This episode features Dr. Alan Lembitz, Chief Medical Officer for COPIC, and focuses on uncertainty around federal and state opioid education requirements for medical providers. The conversation examines common questions from “what do I need to do to fulfill my licensure requirements?” to “how do I prove that I am in compliance with these requirements?” Dr. Lembitz also looks at details with the new DEA requirement of eight hours of training around substance use disorders, concerns if providers don’t fulfill these requirements, and highlights of COPIC resources that are available to help meet these requirements.

Episode 51: Physician Health Programs—Caring for Caregivers
This episode’s guest is Scott Humphreys, MD, forensic psychologist and medical director of the Colorado Physician Health Program (CPHP). This nonprofit independent peer assistance program provides licensed professionals with confidential, individualized evaluation and treatment referrals for health problems such as psychiatric illness and substance abuse. Dr. Humphreys discusses the stigma associated with physicians transitioning into the role of patient and the approach CPHP takes to ensure they can ultimately have a healthy practice and healthy life.

Episode 50: Dealing with Potentially Violent Patients
Dr. Michael Victoroff, a family medicine physician and COPIC consultant with expertise in clinical informatics, is our guest for this episode that focuses on situations where patients may become violent. The discussion examines emotional states in patients, such as frustration or unhappiness, that can escalate into physical conflict and why we have seen a substantial increase in these types of encounters. Dr. Victoroff talks about de-escalation and conflict management skills, our innate flight-or-fight reactions, and the importance of appropriate training for the health care setting. In addition, the conversation explores ethical and legal considerations along with the moral dilemma of protecting yourself while trying to protect others.


Episode 49: What I Wished I Knew When I Started Out in Medicine
In this episode, Dr. Jeffrey Varnell, a former surgeon and risk management consultant, reflects back on things physicians wished they would have learned during their medical residencies and when they first started their practice. In particular, he talks about effectively utilizing professional review, onboarding and managing expectations around a practice’s policies and procedures (from billing to EHRs), the importance of peer support and mentorship, and the benefits of creating a “toolkit” to help new physicians integrate into the practice setting.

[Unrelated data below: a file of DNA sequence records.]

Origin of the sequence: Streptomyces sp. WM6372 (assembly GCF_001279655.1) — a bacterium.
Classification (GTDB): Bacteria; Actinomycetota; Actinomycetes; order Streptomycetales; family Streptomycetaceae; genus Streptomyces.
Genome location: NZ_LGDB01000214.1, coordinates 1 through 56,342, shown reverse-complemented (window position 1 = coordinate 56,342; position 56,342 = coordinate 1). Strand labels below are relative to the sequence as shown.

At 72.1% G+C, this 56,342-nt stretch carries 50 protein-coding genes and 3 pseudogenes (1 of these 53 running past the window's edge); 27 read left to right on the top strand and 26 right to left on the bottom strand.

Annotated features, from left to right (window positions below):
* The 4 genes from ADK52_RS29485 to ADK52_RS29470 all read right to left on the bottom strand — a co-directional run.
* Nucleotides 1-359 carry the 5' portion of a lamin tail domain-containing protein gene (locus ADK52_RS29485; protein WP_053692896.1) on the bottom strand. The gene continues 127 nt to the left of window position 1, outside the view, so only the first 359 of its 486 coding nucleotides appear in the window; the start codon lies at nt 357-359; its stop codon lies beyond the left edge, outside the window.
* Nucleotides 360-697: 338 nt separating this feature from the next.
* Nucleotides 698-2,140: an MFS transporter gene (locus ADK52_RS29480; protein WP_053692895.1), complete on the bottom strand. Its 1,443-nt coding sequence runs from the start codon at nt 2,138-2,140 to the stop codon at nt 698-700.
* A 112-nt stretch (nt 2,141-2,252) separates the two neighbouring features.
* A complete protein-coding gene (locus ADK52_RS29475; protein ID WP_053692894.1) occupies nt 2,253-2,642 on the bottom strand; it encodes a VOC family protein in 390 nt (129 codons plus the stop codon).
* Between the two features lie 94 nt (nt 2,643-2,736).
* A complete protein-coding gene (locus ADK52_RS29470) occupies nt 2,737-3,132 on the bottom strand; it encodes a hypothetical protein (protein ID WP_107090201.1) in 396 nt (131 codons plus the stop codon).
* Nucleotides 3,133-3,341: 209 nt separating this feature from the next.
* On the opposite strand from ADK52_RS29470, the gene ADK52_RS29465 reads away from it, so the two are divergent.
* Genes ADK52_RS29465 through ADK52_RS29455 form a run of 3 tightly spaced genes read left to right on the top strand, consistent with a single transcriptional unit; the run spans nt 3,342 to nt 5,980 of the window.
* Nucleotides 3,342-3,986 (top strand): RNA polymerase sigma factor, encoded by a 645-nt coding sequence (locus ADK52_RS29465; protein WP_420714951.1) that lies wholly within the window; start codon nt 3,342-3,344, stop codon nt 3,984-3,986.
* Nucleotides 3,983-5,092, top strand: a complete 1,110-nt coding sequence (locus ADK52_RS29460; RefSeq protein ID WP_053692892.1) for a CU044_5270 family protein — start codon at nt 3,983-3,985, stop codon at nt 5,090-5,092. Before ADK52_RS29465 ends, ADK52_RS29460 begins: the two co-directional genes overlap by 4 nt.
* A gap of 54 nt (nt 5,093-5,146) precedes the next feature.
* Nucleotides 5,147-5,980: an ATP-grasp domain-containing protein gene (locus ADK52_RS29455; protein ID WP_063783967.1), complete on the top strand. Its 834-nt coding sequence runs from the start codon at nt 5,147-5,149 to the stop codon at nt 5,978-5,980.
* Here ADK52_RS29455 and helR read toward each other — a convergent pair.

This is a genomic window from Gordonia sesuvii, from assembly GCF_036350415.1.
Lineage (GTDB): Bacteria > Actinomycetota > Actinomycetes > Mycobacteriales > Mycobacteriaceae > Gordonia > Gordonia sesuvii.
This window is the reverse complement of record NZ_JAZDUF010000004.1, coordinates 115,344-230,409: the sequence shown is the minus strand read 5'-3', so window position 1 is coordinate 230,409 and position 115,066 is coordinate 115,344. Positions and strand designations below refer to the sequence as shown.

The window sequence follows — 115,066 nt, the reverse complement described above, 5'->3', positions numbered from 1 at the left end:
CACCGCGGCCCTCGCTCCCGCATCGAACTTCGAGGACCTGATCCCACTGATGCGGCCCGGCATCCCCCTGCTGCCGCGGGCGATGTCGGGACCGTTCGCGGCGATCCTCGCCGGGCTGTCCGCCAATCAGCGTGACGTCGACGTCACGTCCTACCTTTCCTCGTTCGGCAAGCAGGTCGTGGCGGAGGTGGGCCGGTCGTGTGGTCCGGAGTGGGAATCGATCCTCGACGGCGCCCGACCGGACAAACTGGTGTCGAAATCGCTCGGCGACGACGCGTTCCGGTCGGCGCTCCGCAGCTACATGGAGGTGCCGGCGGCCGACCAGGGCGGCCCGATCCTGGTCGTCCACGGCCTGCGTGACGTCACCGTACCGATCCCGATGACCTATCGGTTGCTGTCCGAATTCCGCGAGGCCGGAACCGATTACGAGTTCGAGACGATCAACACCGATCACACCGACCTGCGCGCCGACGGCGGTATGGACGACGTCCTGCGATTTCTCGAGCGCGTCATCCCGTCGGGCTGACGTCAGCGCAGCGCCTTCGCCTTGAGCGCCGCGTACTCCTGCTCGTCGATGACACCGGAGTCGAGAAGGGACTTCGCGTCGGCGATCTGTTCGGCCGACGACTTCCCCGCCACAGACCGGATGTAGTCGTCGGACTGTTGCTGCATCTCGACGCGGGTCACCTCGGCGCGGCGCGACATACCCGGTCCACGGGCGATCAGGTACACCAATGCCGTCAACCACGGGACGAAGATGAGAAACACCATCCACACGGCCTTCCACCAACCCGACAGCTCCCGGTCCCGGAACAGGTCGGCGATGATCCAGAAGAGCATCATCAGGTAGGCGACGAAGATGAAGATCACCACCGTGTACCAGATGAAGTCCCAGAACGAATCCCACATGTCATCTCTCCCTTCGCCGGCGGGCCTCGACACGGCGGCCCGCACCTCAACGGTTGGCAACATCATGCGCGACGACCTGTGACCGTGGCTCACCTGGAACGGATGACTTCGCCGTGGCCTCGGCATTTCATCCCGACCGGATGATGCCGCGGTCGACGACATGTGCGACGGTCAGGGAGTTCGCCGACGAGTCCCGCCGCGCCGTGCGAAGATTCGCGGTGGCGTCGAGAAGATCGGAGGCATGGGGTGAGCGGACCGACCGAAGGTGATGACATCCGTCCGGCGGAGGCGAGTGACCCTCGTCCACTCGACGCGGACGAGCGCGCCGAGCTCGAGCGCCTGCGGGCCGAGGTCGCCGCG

Episode 48: Educating Providers About Health Care Disparities and Patients with Disabilities
The episode’s guest is Chanda Hinton, the founder and executive director of the Chanda Plan Foundation, who also helps run the Chanda Center for Health, an organization that helps people living with long-term disabilities through integrative health care. The discussion focuses on looking at health care through a lens of disability and disparity, and how medical providers can help address this. Chanda talks about her organization’s belief that “people living with long-term physical disabilities have the right to create their own healthcare path, live independently, and be active members in community” and the various ways they support this ideal. She also highlights an online, CME-accredited course that was created to educate medical providers about patients with disabilities and the major challenges they face as well as overcoming systematic barriers to serve this patient population.